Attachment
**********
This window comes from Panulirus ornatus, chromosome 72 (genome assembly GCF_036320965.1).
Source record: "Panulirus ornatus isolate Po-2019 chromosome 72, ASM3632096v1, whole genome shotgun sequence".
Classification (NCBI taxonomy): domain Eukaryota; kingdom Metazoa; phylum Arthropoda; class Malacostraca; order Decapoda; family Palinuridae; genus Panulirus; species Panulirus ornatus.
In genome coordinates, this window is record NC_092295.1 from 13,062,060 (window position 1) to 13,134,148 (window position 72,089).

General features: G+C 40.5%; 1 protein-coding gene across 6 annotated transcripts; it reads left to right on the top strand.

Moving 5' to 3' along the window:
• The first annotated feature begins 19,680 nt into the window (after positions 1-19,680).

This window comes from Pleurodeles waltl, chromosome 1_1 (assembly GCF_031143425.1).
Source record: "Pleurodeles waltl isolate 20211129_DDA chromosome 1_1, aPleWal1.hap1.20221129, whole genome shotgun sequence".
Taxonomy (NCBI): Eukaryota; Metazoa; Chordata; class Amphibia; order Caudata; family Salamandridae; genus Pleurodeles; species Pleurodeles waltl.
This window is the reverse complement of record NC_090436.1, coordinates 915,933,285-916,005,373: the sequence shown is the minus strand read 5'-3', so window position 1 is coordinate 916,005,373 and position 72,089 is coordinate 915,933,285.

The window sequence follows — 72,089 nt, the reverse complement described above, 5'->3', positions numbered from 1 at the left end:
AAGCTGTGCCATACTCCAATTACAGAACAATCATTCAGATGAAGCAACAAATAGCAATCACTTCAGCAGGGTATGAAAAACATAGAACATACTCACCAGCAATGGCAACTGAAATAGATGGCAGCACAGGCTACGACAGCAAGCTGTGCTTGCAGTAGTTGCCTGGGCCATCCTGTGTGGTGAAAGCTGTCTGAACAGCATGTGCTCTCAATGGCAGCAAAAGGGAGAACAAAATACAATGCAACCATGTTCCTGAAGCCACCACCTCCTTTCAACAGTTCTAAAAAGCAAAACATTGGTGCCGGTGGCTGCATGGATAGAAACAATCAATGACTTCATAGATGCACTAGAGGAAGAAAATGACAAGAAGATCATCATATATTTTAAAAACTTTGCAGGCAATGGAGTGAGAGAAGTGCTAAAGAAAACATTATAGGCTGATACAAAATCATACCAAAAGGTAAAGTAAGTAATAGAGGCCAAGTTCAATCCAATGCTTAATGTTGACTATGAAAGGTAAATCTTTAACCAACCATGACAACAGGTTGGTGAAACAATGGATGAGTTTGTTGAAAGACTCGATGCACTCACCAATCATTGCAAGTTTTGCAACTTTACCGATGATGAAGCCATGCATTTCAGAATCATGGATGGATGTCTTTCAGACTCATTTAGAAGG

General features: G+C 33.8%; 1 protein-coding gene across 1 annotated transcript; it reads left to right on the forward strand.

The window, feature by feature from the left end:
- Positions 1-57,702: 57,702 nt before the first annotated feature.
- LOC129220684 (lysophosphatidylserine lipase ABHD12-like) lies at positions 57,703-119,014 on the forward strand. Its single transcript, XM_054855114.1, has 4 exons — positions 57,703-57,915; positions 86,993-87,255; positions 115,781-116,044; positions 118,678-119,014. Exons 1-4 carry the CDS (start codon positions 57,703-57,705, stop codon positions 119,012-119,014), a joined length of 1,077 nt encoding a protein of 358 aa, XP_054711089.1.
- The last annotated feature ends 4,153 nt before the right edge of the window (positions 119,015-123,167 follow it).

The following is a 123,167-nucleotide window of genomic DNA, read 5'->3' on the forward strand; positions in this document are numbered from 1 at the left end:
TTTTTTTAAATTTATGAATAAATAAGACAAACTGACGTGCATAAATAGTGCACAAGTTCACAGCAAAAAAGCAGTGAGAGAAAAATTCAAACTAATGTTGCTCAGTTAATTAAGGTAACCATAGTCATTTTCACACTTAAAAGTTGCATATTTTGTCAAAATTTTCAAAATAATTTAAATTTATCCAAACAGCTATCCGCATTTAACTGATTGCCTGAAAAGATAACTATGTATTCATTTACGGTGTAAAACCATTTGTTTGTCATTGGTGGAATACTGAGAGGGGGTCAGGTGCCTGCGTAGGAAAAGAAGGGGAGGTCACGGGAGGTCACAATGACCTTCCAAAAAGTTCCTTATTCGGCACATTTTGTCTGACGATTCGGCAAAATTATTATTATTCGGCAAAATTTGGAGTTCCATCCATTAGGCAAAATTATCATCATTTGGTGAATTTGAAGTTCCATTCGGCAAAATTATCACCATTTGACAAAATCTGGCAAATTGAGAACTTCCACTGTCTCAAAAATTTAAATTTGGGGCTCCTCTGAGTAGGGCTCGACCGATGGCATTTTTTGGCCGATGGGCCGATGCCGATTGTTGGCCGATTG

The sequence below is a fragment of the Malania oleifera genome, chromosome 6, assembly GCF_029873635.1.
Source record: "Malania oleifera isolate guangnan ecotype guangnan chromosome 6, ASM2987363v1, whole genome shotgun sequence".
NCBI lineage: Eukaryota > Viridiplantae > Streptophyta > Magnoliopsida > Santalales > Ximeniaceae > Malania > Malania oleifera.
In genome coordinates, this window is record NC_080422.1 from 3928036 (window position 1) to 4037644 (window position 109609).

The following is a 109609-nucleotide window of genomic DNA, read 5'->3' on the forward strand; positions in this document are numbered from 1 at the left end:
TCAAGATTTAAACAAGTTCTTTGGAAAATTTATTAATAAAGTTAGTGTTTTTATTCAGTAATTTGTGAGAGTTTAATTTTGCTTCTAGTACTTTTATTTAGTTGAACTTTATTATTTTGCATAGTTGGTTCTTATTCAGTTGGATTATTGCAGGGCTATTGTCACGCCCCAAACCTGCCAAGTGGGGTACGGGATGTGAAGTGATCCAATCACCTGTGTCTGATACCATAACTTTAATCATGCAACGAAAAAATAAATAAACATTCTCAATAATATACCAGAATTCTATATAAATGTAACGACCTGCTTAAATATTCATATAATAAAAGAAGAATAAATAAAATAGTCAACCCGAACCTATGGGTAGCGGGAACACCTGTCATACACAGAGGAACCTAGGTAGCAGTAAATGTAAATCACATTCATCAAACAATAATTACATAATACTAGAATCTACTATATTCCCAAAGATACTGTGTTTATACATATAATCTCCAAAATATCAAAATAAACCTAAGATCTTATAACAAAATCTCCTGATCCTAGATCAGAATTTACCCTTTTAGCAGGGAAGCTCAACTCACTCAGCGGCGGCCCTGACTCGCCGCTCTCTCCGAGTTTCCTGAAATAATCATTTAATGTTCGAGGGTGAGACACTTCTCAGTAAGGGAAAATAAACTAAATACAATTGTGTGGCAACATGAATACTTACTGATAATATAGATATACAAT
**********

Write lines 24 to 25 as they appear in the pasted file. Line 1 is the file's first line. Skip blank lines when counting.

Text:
In genome coordinates, this window is record NC_080422.1 from 3928036 (window position 1) to 4037644 (window position 109609).

The following is a 109609-nucleotide window of genomic DNA, read 5'->3' on the forward strand; positions in this document are numbered from 1 at the left end: